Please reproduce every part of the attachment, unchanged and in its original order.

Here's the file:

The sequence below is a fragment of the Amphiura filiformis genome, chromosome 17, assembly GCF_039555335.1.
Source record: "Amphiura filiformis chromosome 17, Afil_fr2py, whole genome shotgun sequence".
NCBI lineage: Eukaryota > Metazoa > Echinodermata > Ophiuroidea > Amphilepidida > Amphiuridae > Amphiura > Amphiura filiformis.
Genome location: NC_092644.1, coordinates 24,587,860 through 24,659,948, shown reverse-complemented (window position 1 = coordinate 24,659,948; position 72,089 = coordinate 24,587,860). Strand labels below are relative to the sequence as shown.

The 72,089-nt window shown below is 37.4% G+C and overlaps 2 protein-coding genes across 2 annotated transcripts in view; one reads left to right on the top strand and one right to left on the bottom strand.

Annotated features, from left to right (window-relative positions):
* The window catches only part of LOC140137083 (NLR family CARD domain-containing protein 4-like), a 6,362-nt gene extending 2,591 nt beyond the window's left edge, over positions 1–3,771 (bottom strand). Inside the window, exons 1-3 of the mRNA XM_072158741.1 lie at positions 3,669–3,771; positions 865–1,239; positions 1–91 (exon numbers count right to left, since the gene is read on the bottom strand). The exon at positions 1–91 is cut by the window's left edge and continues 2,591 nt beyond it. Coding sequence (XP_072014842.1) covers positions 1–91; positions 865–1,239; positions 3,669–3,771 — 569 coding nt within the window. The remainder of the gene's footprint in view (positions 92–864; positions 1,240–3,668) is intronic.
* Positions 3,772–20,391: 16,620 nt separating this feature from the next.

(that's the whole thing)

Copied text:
The sequence below is a fragment of the Amphiura filiformis genome, chromosome 17, assembly GCF_039555335.1.
Source record: "Amphiura filiformis chromosome 17, Afil_fr2py, whole genome shotgun sequence".
NCBI lineage: Eukaryota > Metazoa > Echinodermata > Ophiuroidea > Amphilepidida > Amphiuridae > Amphiura > Amphiura filiformis.
Genome location: NC_092644.1, coordinates 24,587,860 through 24,659,948, shown reverse-complemented (window position 1 = coordinate 24,659,948; position 72,089 = coordinate 24,587,860). Strand labels below are relative to the sequence as shown.

The 72,089-nt window shown below is 37.4% G+C and overlaps 2 protein-coding genes across 2 annotated transcripts in view; one reads left to right on the top strand and one right to left on the bottom strand.

Annotated features, from left to right (window-relative positions):
* The window catches only part of LOC140137083 (NLR family CARD domain-containing protein 4-like), a 6,362-nt gene extending 2,591 nt beyond the window's left edge, over positions 1–3,771 (bottom strand). Inside the window, exons 1-3 of the mRNA XM_072158741.1 lie at positions 3,669–3,771; positions 865–1,239; positions 1–91 (exon numbers count right to left, since the gene is read on the bottom strand). The exon at positions 1–91 is cut by the window's left edge and continues 2,591 nt beyond it. Coding sequence (XP_072014842.1) covers positions 1–91; positions 865–1,239; positions 3,669–3,771 — 569 coding nt within the window. The remainder of the gene's footprint in view (positions 92–864; positions 1,240–3,668) is intronic.
* Positions 3,772–20,391: 16,620 nt separating this feature from the next.